You can always tell a trend is on the way out when the even the least trendy friend you know is onto the same stuff. Use your least trendy friend as a litmus test. If he's wearing what you are wearing, stop wearing that thing.

If you 'belong to a tailor', don't let him own your real estate

Sadly, some of Australia's best known tailors and measuring and style specialists (ie: they don't actually make a suit but they style the suit and measure you before it's made off shore - in which case we ought to have another name rather than 'tailor' which we should call them) end up owning their customer's looks because the customer ends up going for the house style which may not suit his physique and style. The best known example I saw yesterday was a nightclub identity that is built with quite a substantial presence but whose shoulders are sloping downwards quite heavily owing to the weights and fitness regime this person must employ. Having an Italian soft shoulder does not suit this kind of torso. Nor does wearing the tailoring house's muted silk ties. This kind of personality might have looked fabulous in a Thierry Mugler-esque or Edward Sexton-esque suit but because they go to a tailor that tells them what they 'ought' to wear, they end up looking like a a badly managed clone of the tailor himself - subscribing to Neapolitan values they know nothing about and which don't in fact suit them at all.

The shirt cuff should extend past the sleeve end of your jacket

On certain angles during the course of the day it is impossible for your sleeve cuff not to get caught up in your sleeve - especially if you are cheering on a horse etc. But at least when you look in front of the mirror as you depart for Flemington, try and and make sure that a thumbs width of cuff is showing beyond your jacket sleeve.

If in doubt, look it up on the internet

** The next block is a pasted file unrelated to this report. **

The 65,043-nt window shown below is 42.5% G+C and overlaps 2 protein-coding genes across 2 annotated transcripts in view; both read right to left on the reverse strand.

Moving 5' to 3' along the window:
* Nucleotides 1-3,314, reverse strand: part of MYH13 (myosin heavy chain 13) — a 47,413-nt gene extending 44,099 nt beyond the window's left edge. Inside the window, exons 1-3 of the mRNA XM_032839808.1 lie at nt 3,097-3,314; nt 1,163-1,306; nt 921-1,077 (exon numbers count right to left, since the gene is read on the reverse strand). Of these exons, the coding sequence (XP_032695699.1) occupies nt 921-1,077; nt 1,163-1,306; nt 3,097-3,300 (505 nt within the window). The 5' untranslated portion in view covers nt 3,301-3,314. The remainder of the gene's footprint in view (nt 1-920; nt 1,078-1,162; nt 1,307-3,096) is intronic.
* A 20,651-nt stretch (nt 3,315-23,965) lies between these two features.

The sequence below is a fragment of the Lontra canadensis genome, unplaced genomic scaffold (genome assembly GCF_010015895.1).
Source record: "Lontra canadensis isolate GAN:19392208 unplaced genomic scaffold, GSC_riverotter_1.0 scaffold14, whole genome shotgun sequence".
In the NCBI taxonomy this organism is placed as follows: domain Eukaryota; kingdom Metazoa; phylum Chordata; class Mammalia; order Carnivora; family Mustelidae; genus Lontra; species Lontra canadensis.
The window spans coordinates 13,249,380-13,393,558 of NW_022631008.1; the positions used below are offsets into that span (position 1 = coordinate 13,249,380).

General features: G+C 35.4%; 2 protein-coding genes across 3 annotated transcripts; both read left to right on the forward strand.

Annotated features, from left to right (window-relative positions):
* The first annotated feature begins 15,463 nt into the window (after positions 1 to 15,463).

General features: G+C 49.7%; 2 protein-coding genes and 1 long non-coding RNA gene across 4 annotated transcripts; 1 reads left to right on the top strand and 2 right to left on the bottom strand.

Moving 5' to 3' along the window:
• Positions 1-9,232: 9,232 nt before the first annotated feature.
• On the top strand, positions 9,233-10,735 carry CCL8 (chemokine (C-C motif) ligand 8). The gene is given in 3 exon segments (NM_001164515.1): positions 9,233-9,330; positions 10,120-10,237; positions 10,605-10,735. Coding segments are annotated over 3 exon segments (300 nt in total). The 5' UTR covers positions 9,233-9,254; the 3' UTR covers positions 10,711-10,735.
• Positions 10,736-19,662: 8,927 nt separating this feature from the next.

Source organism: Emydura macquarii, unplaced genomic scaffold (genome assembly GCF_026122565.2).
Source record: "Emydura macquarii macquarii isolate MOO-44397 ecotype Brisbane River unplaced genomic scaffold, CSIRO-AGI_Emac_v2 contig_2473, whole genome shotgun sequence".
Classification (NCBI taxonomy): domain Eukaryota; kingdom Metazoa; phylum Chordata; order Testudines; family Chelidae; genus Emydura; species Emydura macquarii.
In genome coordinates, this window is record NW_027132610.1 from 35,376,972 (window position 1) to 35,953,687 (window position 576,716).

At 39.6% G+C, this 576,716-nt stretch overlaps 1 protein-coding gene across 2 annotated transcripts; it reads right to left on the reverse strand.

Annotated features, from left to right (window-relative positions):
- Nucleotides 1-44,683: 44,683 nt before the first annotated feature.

There are so many wonderful resources these days on good tailoring and how to dress well on all kinds of budgets. Do not be afraid to use the internet to do some solid research and avoid menswear blogs that are tying to sell you something, even mine for example. We are pushing bow ties - let's not beat around the bush. So, if you don't like bow ties, you may not want to use our blog to research your look.


Now that I have got that off chest - here are two men that I though showed a level of personal style which separated them from the pack. These are not the only stylish men that got it right, but they are two I managed to find on Instagram. The first is Edward Hoddle, an art salesman in Sydney, the second is Miles Wharton, an Australian fashion blogger. Both expressed personality and a certain level of panache despite coming from very different angles. Whilst Hoddle seems to channel more of our British roots (apologies to Indigenous Australians that find that offensive but how else am I supposed to write that) , Wharton carries a certain colour flair that seems to be part Italian part Ace Rothstein.

Here ends the rant.

Edward Hoddle, looking sharp at the Melbourne Cup

Miles Wharton, progressive but charming.

1 comment:

  1. You need to have a very good tan to get away with no socks like that. Also, not sure whether it's appropriate for the races which usually necessitates a greater level of formality. Having said that, he's better dressed than 99% of the yobos there.